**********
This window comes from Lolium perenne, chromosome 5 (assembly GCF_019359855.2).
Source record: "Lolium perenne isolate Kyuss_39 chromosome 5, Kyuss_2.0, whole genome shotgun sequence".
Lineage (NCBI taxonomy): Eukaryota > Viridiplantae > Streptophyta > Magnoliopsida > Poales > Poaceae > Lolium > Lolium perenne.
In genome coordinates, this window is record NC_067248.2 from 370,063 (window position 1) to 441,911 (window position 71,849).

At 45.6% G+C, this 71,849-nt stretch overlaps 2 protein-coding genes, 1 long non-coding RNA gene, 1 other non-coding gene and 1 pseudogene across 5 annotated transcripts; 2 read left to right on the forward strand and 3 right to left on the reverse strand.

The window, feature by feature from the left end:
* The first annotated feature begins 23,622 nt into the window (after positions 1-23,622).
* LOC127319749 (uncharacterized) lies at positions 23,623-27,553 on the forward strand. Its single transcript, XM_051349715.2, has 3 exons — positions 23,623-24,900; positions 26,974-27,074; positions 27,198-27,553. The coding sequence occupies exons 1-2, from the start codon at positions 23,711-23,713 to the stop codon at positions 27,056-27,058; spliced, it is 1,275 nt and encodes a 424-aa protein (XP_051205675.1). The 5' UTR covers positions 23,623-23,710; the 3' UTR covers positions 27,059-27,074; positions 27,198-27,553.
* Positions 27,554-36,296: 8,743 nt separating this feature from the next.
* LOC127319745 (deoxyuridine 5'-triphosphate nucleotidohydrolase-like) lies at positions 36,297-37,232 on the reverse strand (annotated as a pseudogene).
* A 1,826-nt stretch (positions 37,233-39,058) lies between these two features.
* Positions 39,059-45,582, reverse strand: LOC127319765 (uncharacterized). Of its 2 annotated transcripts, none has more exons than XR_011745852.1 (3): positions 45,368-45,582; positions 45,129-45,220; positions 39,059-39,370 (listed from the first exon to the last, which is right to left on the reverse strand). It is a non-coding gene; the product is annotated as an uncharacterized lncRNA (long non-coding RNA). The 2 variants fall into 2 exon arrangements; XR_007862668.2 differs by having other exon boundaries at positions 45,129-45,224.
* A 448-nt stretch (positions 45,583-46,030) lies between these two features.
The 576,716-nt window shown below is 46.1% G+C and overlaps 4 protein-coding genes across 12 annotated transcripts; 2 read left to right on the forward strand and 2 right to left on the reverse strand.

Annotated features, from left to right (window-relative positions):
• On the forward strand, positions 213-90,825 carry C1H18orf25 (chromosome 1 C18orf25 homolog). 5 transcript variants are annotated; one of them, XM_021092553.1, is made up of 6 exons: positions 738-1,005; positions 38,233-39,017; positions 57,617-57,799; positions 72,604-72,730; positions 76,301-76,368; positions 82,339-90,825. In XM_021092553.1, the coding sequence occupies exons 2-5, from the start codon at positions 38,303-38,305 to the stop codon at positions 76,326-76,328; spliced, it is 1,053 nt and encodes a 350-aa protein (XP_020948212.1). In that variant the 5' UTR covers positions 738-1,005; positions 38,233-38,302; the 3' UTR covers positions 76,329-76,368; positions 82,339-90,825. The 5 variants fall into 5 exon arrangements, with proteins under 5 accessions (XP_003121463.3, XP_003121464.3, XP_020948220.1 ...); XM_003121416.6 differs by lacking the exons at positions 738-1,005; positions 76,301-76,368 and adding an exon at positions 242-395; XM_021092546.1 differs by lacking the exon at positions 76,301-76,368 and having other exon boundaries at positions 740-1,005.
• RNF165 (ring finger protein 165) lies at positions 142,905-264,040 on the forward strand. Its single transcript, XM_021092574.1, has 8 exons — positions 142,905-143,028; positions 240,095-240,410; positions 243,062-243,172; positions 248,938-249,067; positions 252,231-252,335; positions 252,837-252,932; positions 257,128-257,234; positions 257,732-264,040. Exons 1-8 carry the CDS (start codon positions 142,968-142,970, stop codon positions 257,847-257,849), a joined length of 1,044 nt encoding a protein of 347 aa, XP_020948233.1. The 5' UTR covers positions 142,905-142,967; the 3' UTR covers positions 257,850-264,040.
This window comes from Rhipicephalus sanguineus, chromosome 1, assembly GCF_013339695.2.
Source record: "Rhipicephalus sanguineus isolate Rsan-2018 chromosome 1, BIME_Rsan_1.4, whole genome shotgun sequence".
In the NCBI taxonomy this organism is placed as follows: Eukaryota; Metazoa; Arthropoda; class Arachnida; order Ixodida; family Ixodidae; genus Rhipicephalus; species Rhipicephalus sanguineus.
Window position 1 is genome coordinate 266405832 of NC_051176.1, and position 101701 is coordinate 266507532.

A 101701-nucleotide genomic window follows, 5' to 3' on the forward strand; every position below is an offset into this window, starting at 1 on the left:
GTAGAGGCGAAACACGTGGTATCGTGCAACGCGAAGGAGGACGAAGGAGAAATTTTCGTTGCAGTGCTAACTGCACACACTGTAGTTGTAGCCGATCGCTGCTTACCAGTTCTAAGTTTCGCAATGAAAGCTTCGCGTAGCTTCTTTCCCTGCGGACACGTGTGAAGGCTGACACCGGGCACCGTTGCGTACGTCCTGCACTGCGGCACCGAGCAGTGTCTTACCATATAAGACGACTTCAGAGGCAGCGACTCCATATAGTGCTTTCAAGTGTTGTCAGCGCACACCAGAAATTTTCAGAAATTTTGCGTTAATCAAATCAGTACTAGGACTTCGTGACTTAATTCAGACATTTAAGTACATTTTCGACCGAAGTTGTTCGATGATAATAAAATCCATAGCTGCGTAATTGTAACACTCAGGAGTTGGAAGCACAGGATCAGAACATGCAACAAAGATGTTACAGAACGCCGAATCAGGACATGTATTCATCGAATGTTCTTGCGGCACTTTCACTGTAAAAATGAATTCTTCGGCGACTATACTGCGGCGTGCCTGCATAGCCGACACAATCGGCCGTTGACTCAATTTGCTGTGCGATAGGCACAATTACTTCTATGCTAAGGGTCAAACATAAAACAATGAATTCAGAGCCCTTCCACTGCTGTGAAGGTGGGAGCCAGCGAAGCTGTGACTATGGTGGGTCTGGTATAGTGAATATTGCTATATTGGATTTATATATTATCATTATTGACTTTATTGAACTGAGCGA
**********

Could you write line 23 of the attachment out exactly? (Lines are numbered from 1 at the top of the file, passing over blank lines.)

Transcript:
GTAGAGGCGAAACACGTGGTATCGTGCAACGCGAAGGAGGACGAAGGAGAAATTTTCGTTGCAGTGCTAACTGCACACACTGTAGTTGTAGCCGATCGCTGCTTACCAGTTCTAAGTTTCGCAATGAAAGCTTCGCGTAGCTTCTTTCCCTGCGGACACGTGTGAAGGCTGACACCGGGCACCGTTGCGTACGTCCTGCACTGCGGCACCGAGCAGTGTCTTACCATATAAGACGACTTCAGAGGCAGCGACTCCATATAGTGCTTTCAAGTGTTGTCAGCGCACACCAGAAATTTTCAGAAATTTTGCGTTAATCAAATCAGTACTAGGACTTCGTGACTTAATTCAGACATTTAAGTACATTTTCGACCGAAGTTGTTCGATGATAATAAAATCCATAGCTGCGTAATTGTAACACTCAGGAGTTGGAAGCACAGGATCAGAACATGCAACAAAGATGTTACAGAACGCCGAATCAGGACATGTATTCATCGAATGTTCTTGCGGCACTTTCACTGTAAAAATGAATTCTTCGGCGACTATACTGCGGCGTGCCTGCATAGCCGACACAATCGGCCGTTGACTCAATTTGCTGTGCGATAGGCACAATTACTTCTATGCTAAGGGTCAAACATAAAACAATGAATTCAGAGCCCTTCCACTGCTGTGAAGGTGGGAGCCAGCGAAGCTGTGACTATGGTGGGTCTGGTATAGTGAATATTGCTATATTGGATTTATATATTATCATTATTGACTTTATTGAACTGAGCGA